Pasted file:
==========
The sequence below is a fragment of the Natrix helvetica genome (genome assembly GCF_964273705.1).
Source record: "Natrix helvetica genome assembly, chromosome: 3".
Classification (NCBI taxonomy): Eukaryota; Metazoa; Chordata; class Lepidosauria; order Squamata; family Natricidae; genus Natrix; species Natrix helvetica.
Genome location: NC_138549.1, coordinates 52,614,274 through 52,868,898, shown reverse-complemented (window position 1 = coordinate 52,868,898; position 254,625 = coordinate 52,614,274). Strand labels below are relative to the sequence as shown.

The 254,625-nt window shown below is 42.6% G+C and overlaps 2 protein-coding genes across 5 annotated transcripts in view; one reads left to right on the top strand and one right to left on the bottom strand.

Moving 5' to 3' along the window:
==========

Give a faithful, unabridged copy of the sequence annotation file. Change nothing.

The sequence below is a fragment of the Natrix helvetica genome (genome assembly GCF_964273705.1).
Source record: "Natrix helvetica genome assembly, chromosome: 3".
Classification (NCBI taxonomy): Eukaryota; Metazoa; Chordata; class Lepidosauria; order Squamata; family Natricidae; genus Natrix; species Natrix helvetica.
Genome location: NC_138549.1, coordinates 52,614,274 through 52,868,898, shown reverse-complemented (window position 1 = coordinate 52,868,898; position 254,625 = coordinate 52,614,274). Strand labels below are relative to the sequence as shown.

The 254,625-nt window shown below is 42.6% G+C and overlaps 2 protein-coding genes across 5 annotated transcripts in view; one reads left to right on the top strand and one right to left on the bottom strand.

Moving 5' to 3' along the window: